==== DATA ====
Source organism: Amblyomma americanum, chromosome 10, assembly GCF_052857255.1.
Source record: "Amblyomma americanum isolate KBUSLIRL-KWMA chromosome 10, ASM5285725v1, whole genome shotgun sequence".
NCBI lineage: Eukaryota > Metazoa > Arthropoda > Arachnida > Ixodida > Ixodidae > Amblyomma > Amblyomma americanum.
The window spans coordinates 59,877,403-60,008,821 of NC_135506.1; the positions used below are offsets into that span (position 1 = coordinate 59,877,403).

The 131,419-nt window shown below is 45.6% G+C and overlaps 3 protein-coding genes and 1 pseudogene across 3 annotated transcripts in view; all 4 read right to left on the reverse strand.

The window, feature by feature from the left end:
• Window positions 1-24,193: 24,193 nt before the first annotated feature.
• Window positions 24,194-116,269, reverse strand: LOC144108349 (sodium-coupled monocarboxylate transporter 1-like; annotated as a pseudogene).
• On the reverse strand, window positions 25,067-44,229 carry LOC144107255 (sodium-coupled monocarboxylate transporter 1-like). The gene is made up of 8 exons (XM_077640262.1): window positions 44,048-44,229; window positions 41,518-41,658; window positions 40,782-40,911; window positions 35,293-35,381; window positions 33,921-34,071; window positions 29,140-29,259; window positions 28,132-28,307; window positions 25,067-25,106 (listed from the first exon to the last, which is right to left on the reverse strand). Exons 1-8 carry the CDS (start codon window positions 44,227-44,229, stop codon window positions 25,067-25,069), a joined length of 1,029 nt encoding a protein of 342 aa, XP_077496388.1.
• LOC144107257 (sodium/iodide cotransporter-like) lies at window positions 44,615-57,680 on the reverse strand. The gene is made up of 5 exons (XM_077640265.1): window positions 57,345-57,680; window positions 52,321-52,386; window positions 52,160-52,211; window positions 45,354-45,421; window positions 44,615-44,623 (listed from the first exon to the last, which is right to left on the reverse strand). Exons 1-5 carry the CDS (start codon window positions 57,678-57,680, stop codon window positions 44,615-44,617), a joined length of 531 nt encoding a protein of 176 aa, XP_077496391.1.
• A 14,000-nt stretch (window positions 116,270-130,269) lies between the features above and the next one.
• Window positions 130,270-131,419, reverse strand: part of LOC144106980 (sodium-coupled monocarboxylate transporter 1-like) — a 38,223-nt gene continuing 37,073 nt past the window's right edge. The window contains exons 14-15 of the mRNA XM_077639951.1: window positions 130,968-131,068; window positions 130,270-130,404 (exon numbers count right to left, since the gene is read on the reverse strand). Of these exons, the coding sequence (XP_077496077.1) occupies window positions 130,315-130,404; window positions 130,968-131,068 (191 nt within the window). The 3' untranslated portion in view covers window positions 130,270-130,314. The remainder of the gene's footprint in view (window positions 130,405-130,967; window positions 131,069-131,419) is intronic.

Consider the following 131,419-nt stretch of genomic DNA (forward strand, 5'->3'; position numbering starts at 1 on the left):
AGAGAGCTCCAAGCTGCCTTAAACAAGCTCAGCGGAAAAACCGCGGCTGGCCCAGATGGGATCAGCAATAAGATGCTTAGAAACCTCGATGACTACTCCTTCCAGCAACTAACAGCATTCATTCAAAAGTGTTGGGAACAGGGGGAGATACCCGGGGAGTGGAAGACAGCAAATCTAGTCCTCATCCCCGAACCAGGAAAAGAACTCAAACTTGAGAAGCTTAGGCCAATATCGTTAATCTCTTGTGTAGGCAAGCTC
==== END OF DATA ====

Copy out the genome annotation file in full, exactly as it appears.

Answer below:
Source organism: Amblyomma americanum, chromosome 10, assembly GCF_052857255.1.
Source record: "Amblyomma americanum isolate KBUSLIRL-KWMA chromosome 10, ASM5285725v1, whole genome shotgun sequence".
NCBI lineage: Eukaryota > Metazoa > Arthropoda > Arachnida > Ixodida > Ixodidae > Amblyomma > Amblyomma americanum.
The window spans coordinates 59,877,403-60,008,821 of NC_135506.1; the positions used below are offsets into that span (position 1 = coordinate 59,877,403).

The 131,419-nt window shown below is 45.6% G+C and overlaps 3 protein-coding genes and 1 pseudogene across 3 annotated transcripts in view; all 4 read right to left on the reverse strand.

The window, feature by feature from the left end:
• Window positions 1-24,193: 24,193 nt before the first annotated feature.
• Window positions 24,194-116,269, reverse strand: LOC144108349 (sodium-coupled monocarboxylate transporter 1-like; annotated as a pseudogene).
• On the reverse strand, window positions 25,067-44,229 carry LOC144107255 (sodium-coupled monocarboxylate transporter 1-like). The gene is made up of 8 exons (XM_077640262.1): window positions 44,048-44,229; window positions 41,518-41,658; window positions 40,782-40,911; window positions 35,293-35,381; window positions 33,921-34,071; window positions 29,140-29,259; window positions 28,132-28,307; window positions 25,067-25,106 (listed from the first exon to the last, which is right to left on the reverse strand). Exons 1-8 carry the CDS (start codon window positions 44,227-44,229, stop codon window positions 25,067-25,069), a joined length of 1,029 nt encoding a protein of 342 aa, XP_077496388.1.
• LOC144107257 (sodium/iodide cotransporter-like) lies at window positions 44,615-57,680 on the reverse strand. The gene is made up of 5 exons (XM_077640265.1): window positions 57,345-57,680; window positions 52,321-52,386; window positions 52,160-52,211; window positions 45,354-45,421; window positions 44,615-44,623 (listed from the first exon to the last, which is right to left on the reverse strand). Exons 1-5 carry the CDS (start codon window positions 57,678-57,680, stop codon window positions 44,615-44,617), a joined length of 531 nt encoding a protein of 176 aa, XP_077496391.1.
• A 14,000-nt stretch (window positions 116,270-130,269) lies between the features above and the next one.
• Window positions 130,270-131,419, reverse strand: part of LOC144106980 (sodium-coupled monocarboxylate transporter 1-like) — a 38,223-nt gene continuing 37,073 nt past the window's right edge. The window contains exons 14-15 of the mRNA XM_077639951.1: window positions 130,968-131,068; window positions 130,270-130,404 (exon numbers count right to left, since the gene is read on the reverse strand). Of these exons, the coding sequence (XP_077496077.1) occupies window positions 130,315-130,404; window positions 130,968-131,068 (191 nt within the window). The 3' untranslated portion in view covers window positions 130,270-130,314. The remainder of the gene's footprint in view (window positions 130,405-130,967; window positions 131,069-131,419) is intronic.

Consider the following 131,419-nt stretch of genomic DNA (forward strand, 5'->3'; position numbering starts at 1 on the left):
AGAGAGCTCCAAGCTGCCTTAAACAAGCTCAGCGGAAAAACCGCGGCTGGCCCAGATGGGATCAGCAATAAGATGCTTAGAAACCTCGATGACTACTCCTTCCAGCAACTAACAGCATTCATTCAAAAGTGTTGGGAACAGGGGGAGATACCCGGGGAGTGGAAGACAGCAAATCTAGTCCTCATCCCCGAACCAGGAAAAGAACTCAAACTTGAGAAGCTTAGGCCAATATCGTTAATCTCTTGTGTAGGCAAGCTC